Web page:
Healthier Teaching with Scott Leatherdale
Scott Leatherdale, School of Public Health and Health Systems
Written by Fahd Munir, Special Projects (Teaching Stories), CTE.
One of the first things students learn when attending Dr. Scott Leatherdale’s lectures is to embrace curiosity. Being curious, says Leatherdale, opens the door to enhanced critical thinking.
To foster this curiosity in students, Leatherdale avoids using a textbook and focuses instead on real-world health issues that can lead to “aha” moments for students. As graduate student Patty Hoyeck says, “Dr. Leatherdale motivates us by focusing on current issues in the health care system and having us consider and analyze them.” Graduate student Adam Cole adds, “Scott brings an excitement for learning to each of his lectures. His desire for academic excellence is evident in his lectures, which are consistently updated to reflect current changes in health programs, policy, and practice. This keeps students engaged.”
In his teaching practice, Leatherdale also draws on his experience working with the Ministry of Health. He informs his students, for example, that implementing health policies at any governmental level requires excellent interpersonal skills as well as a healthy work-life balance. Again drawing on his real-world experiences, he advises students to see failures as something to build upon, and to develop a robust and resilient attitude. As Patty Hoyeck affirms, “He focuses on developing our skills as well as our confidence in them.”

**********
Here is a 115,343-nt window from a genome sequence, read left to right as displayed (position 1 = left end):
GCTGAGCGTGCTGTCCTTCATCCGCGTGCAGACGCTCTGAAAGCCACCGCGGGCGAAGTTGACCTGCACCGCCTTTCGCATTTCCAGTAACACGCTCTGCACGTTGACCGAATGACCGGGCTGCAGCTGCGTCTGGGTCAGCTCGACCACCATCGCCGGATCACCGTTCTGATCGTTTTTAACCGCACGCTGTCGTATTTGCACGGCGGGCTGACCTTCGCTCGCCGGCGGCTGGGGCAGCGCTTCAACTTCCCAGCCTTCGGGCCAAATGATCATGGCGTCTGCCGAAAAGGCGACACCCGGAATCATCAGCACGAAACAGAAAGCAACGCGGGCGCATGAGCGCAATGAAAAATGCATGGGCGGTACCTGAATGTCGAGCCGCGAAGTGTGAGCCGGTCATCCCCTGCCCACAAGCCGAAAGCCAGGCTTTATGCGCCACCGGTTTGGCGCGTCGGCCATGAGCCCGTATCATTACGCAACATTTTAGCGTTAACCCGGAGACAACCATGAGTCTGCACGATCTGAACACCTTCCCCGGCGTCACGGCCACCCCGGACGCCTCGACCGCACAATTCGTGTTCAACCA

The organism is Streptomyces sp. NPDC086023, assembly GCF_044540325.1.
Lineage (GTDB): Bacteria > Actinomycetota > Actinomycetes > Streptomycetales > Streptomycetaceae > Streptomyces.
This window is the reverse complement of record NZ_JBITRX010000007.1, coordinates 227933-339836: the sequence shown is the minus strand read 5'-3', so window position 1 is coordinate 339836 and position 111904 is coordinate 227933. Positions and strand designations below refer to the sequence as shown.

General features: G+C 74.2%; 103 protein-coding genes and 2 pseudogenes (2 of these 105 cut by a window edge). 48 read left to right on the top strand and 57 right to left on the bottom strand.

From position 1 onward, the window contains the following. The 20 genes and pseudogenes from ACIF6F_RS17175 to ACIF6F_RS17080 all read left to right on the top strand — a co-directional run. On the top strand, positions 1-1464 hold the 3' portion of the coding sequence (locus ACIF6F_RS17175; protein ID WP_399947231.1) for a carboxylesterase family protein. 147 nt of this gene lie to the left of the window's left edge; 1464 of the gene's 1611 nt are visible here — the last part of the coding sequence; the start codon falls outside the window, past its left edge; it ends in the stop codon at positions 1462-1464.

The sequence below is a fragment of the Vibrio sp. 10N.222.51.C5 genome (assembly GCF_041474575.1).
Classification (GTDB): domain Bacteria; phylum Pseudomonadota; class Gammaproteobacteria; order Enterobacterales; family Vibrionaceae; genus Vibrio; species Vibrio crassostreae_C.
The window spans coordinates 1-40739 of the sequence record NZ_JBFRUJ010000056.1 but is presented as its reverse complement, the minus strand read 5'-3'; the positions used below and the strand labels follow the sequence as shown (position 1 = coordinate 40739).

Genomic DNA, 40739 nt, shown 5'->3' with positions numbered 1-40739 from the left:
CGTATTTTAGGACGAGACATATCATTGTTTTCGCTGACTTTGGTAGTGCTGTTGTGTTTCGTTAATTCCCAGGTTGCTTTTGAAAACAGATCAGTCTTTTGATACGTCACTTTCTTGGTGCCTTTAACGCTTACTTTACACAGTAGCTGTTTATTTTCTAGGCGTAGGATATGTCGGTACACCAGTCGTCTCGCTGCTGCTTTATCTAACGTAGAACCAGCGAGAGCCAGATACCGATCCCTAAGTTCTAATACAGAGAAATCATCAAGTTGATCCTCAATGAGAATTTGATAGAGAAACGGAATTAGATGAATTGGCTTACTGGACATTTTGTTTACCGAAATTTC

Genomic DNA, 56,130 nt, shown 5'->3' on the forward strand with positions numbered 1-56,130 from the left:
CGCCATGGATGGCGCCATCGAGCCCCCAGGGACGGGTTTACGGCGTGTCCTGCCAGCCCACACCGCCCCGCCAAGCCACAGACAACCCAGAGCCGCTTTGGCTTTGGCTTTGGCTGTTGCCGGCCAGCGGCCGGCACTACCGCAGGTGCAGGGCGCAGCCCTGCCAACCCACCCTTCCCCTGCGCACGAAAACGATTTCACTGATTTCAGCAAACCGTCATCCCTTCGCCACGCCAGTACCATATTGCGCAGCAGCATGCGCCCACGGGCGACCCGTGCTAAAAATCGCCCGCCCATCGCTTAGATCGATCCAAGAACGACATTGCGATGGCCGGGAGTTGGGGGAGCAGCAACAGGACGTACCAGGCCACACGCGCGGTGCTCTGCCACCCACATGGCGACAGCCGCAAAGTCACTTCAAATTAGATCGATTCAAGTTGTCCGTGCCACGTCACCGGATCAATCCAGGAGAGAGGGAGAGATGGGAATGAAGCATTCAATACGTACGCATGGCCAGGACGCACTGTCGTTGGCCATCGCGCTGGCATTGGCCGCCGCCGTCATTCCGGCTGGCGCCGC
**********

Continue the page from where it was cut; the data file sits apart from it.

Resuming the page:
Leatherdale understands that being passionately involved in one’s work is a key to success. In his own life, this attitude is reflected in his work as a Chair in Applied Health Research for the Canadian Institutes of Health Research (CIHR) and the Public Health Agency of Canada (PHAC), and as an advisor to Public Health Ontario (PHO). That passionate commitment is also why Leatherdale devotes personal time to attending AHS socials, is the reason he is involved in various campus committees, and is why he always prioritises time with his family and friends.
Leatherdale likewise urges his students to get the most out of their time at the University of Waterloo by becoming actively involved and engaged in campus life. Even in the classroom, Leatherdale strives to foster deep involvement by asking thought-provoking questions that require critical thinking and active responses. All of this nurtures a powerful connection between instructor and students. As graduate student Rachel Laxer says, “He is such a supportive supervisor and mentor. He provides all of his students with exciting opportunities to advance our future careers.”
Scott Leatherdale's profile in the School of Public Health and Health Systems
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CTE has developed more than 100 Teaching Tips. Each one is a succinct document that conveys useful ideas and practical methods for effective teaching. Some of the Teaching Tips that are relevant to the strategies mentioned in this Teaching Story include the following: